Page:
The Great Gatsby by F. Scott Fitzgerald Essay: Feminism and the American Dream in the Jazz Age
Gender Roles in The Great Gatsby
The Great Gatsby takes place during an extremely new, exciting, but volatile time in American history. Women just received the right to vote, were beginning to not only work, but work in jobs that men had previously been the only source for, and gained new freedoms never felt before in our country. These changes are nowhere more apparent than within the depiction of gender roles and how the characters interact within this novel. Men are constantly depicted as powerful, physical, and dishonest. Women are shown in a terrible light that casts the majority of them as tempting, submissive, passive, and petty. However, both sexes do share some good and new qualities that came about from the Jazz age. However, with these new freedoms comes much more room to be a good person or to be completely debauched.
Women share much of the focus that the men do in this book; however, they are not always shown in a positive light. In fact, they are often seen as negative things that only hold the men back. As we begin the book, Daisy is seen as a sort of pessimist when mentioning her newly born female baby. When she first offhandedly mentions her daughter, she doesn’t even specify the gender. This could be taken several ways. One way is that Daisy doesn’t care much about her daughter at all. This idea is supported later when Daisy says after Nick has asked about her daughter, “I suppose she talks, and–eats, and everything” (Fitzgerald 16). Another way to look at it, which seems to be more plausible given the context of the book, is that she is disappointed in having a female, rather than a male, child. When Daisy is explaining to Nick her daughter’s birth, she explains how she wept and said of her daughter, “…I hope she’ll be a fool – that’s the best thing a girl can be in this world, a beautiful little fool” (17). This not only shows Daisy’s cynicism for the world they live in, but also her idea of women in the world. In her eyes, women have no place in this world to be intelligent, only beautiful and stupid. The best thing a woman could be in the world is eye-candy for the hulking brutes. To her, that is the best way for a woman to get ahead in life. While this may seem as recognition of the plight of women in the world from Daisy, her actions later in the book imply that she wants to do nothing to change it. Gatsby describes her as having a “voice full of money” (120). The ideal woman Gatsby once loved has been corrupted with money and the lifestyle that Tom has provided for her. She has allowed herself to become a snooty, rich American. When Daisy is finally confronted with whom she should choose, Tom or Gatsby, she ends up staying with her cheating, hulking, brute of a husband. While this may seem the fault of the husband, and cheating most certainly is his fault, going back to him even though she knows he is a cheater makes her look nearly as bad because she is comfortable with her wealthy lifestyle that Tom provides for her.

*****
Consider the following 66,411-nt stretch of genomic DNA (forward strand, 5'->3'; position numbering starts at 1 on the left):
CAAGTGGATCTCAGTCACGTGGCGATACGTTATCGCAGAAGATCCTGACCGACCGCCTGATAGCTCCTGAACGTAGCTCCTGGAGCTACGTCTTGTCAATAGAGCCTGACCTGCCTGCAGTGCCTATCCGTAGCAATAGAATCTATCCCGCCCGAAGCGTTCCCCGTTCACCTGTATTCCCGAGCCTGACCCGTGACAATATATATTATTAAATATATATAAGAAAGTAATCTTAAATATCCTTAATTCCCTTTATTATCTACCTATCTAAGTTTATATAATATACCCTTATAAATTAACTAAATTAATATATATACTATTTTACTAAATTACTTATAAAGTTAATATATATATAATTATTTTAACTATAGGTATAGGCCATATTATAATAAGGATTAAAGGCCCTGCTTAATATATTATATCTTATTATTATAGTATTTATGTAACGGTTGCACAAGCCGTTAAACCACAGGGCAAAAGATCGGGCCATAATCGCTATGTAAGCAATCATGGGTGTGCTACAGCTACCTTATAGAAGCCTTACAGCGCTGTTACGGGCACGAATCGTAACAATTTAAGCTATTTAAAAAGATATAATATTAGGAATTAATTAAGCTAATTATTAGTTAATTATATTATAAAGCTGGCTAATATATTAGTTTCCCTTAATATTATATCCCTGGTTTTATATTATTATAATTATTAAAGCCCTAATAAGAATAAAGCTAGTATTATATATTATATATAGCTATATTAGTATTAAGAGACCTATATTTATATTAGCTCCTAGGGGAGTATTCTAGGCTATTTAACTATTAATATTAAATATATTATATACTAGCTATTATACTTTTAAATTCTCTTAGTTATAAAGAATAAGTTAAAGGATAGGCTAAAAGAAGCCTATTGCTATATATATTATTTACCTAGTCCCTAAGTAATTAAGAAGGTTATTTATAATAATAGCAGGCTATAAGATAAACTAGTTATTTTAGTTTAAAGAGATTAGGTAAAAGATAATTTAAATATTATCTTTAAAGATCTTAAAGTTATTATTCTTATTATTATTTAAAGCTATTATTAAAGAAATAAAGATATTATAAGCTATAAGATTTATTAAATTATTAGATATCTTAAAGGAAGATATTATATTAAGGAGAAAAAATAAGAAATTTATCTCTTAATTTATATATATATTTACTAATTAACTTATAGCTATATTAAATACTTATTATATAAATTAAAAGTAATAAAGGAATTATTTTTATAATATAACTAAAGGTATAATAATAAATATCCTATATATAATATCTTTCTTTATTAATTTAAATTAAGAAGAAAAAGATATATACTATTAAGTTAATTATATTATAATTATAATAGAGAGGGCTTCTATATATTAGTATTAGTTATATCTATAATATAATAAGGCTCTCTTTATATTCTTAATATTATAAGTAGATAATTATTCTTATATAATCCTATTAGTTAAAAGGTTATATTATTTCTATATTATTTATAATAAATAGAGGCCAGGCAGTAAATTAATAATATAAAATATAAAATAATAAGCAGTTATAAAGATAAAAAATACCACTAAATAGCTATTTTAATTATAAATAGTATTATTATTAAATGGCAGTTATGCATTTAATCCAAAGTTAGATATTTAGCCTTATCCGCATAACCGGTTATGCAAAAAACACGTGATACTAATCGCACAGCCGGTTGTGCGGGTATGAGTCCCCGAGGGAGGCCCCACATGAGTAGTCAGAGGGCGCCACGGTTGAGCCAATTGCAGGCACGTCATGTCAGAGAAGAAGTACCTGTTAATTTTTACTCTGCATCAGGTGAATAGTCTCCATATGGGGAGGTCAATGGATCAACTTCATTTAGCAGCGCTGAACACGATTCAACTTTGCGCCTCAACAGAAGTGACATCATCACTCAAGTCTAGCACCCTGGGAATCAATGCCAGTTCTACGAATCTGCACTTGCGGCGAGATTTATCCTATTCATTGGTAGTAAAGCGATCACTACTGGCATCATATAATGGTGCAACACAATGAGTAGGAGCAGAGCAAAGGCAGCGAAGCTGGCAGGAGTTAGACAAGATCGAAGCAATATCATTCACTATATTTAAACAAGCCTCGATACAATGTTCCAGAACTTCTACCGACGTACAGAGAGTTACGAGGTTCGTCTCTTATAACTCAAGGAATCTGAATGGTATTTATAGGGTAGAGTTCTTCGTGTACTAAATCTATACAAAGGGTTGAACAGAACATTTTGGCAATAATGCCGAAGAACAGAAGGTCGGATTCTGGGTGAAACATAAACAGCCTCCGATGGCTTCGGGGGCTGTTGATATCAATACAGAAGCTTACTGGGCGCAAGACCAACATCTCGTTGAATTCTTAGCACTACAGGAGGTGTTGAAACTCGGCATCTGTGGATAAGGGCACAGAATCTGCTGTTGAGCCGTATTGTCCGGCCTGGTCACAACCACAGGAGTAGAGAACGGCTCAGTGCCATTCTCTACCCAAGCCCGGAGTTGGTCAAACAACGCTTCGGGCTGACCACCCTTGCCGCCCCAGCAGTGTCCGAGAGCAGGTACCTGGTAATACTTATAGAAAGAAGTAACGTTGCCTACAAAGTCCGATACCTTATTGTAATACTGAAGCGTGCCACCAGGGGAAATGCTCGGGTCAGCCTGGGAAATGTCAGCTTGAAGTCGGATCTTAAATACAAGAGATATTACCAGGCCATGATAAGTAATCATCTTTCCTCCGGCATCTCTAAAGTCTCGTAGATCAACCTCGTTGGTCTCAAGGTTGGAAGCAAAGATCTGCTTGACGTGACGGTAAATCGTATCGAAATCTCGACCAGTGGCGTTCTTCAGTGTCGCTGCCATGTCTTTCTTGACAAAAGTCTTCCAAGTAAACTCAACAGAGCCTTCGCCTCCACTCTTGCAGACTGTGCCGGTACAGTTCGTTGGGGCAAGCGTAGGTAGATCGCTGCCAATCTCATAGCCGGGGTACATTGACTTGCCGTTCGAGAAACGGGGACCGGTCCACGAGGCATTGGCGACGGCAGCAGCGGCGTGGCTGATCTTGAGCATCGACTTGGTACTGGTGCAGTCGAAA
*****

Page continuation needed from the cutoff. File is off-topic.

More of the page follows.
Daisy & Gatsby